New Burlington Street, W1B New Burlington Street is a road in the W1B postcode area
Newburg Road, W1F Newburg Road is one of the streets of London in the W1F postal area.
Newburgh Street, W1F Newburgh Street is one of the streets of London in the W1F postal area.
Noel Street, W1F Noel Street is one of the streets of London in the W1F postal area.
Old Bond Street, W1J Old Bond Street was named for Sir Thomas Bond, a property developer from Peckham who laid out a number of streets in this part of the West End.
Old Burlington Street, W1J Old Burlington Street is one of the streets of London in the W1S postal area.
Old Cavendish Street, W1 Old Cavendish Street is a road in the W1 postcode area
Ormond Yard, SW1Y Ormond Yard is one of the streets of London in the SW1Y postal area.
Oxford Circus Avenue, W1F Oxford Circus Avenue exists on a lot of London maps but doesn’t exist.
Oxford Circus, W1B Oxford Circus was originally called Regent Circus.
Oxford Street, W1C This is a street in the W1A postcode area
Oxford Street, W1D This is a street in the W1F postcode area
Palladium House, W1B Palladium House is a grade II listed (in 1981) Art Deco office building located on the corner of Great Marlborough Street and Argyll Street.
Piccadilly Arcade, SW1Y Piccadilly Arcade is one of the streets of London in the W1J postal area.
Piccadilly Arcade, SW1Y Piccadilly Arcade is one of the streets of London in the SW1Y postal area.
Piccadilly Place, W1J Piccadilly Place is one of the streets of London in the W1J postal area.
Piccadilly, SW1Y Piccadilly is one of the main London streets.
Picton Place, W1U Picton Place is one of the streets of London in the W1U postal area.
Poland Street, W1D Poland Street is one of the streets of London in the W1F postal area.
Poland Street, W1F Poland Street is a location in London.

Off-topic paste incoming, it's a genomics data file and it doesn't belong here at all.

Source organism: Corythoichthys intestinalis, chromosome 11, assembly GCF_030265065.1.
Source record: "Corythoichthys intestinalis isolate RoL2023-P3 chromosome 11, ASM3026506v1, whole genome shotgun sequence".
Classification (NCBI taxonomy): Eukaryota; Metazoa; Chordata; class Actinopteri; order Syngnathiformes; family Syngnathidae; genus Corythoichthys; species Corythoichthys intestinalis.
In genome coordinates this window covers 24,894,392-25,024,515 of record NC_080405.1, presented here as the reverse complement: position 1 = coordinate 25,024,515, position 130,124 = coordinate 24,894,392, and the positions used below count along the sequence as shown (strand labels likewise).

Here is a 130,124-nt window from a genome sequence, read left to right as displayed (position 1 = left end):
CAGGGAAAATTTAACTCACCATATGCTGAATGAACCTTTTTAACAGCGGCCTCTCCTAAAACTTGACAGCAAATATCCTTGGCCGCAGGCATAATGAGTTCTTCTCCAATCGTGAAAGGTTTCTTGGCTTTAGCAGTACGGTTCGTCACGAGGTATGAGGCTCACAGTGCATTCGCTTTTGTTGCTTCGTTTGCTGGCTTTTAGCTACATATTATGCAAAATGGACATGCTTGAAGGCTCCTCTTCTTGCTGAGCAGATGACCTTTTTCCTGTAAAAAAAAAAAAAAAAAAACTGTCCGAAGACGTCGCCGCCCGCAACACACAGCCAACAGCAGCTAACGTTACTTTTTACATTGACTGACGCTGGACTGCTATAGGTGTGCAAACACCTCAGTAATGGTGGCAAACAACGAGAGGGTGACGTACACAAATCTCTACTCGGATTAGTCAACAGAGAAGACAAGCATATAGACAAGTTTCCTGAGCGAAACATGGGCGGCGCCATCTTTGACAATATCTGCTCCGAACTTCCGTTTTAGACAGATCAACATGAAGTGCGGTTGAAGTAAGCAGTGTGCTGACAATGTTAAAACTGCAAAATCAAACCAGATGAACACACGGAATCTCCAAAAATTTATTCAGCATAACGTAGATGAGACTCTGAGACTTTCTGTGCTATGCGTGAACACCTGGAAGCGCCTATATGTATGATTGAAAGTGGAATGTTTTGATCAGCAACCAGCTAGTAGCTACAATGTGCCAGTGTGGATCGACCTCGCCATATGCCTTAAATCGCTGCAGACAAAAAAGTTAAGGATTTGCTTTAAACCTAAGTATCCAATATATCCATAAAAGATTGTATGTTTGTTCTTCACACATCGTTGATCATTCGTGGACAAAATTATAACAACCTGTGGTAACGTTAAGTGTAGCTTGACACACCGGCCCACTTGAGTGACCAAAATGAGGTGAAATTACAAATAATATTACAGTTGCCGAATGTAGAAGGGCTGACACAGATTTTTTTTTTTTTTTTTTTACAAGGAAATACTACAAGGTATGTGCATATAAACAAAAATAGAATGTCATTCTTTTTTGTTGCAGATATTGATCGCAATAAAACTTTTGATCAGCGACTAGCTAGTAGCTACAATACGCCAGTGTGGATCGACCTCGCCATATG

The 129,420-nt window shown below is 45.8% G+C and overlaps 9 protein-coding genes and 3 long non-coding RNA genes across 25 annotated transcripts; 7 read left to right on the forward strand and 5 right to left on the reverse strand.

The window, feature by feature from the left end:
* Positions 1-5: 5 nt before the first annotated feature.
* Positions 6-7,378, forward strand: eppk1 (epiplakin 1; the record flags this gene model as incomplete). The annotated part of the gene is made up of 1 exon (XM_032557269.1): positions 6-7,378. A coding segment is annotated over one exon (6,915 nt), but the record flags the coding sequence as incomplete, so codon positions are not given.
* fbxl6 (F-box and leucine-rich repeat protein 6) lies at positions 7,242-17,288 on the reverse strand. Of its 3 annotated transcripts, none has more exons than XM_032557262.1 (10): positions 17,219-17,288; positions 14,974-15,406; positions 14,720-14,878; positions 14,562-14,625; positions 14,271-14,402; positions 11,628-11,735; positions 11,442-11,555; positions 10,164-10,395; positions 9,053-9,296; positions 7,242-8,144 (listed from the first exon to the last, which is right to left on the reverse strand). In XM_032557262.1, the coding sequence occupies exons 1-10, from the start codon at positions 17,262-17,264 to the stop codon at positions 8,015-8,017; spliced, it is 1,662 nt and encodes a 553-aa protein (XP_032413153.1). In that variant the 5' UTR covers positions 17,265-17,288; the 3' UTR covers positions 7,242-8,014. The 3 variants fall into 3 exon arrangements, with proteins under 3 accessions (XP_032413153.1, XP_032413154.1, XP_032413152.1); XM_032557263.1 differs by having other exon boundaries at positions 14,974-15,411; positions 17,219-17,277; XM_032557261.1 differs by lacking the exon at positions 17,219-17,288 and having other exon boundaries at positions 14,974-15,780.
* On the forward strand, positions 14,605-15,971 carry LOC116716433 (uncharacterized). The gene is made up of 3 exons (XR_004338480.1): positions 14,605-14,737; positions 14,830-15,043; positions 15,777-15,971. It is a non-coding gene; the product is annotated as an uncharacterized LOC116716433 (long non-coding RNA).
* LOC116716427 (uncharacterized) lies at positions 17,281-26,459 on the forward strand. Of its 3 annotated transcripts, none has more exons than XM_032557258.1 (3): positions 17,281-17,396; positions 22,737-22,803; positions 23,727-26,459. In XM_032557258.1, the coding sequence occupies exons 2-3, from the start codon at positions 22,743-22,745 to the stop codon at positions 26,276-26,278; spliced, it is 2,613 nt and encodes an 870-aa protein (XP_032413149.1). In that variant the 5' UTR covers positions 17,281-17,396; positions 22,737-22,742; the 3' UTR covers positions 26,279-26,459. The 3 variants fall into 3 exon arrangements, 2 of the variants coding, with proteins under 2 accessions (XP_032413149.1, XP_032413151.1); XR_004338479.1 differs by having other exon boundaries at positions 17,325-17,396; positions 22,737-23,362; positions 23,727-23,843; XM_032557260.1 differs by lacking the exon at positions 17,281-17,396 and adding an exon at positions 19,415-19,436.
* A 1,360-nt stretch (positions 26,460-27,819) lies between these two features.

Pollen Street, W1S Pollen Street is one of the streets of London in the W1S postal area.
Princes Arcade, SW1Y Princes Arcade is one of the streets of London in the SW1Y postal area.
Princes Street, W1B Princes Street is one of the streets of London in the W1B postal area.
Ramillies Place, W1F Ramillies Place is one of the streets of London in the W1F postal area.
Ramillies Street, W1F Ramillies Street is one of the streets of London in the W1F postal area.
Regent Place, W1B Regent Place is one of the streets of London in the W1B postal area.
Regent Street, W1B Regent Street is one of the streets of London in the W1B postal area.
Regent Street, W1B Regent Street is one of the streets of London in the SW1Y postal area.
Regent Street, W1B This is a street in the W1J postcode area
Royal Arcade, W1S Royal Arcade is one of the streets of London in the W1S postal area.
Sackville Street, W1S Sackville Street is one of the streets of London in the W1S postal area.
Sandgate Trading Estate, W1K A street within the W1K postcode
Sandringham Court, W1F Sandringham Court is one of the streets of London in the W1F postal area.
Savile Row, W1S Savile Row is known worldwide for gentlemen’s tailoring.
Sedley Place, W1K Sedley Place is a road in the W1K postcode area
Sedley Place, W1S Sedley Place is one of the streets of London in the W1C postal area.
South Audley Street, W1K South Audley Street is one of the streets of London in the W1K postal area.
South Molton Lane, W1K South Molton Lane is one of the streets of London in the W1K postal area.
South Molton Street, W1K South Molton Street is one of the streets of London in the W1K postal area.
South Street, W1K South Street is one of the streets of London in the W1K postal area.
St Christophers House, W1U Residential block
St Christophers Place, W1U St Christophers Place is one of the streets of London in the W1U postal area.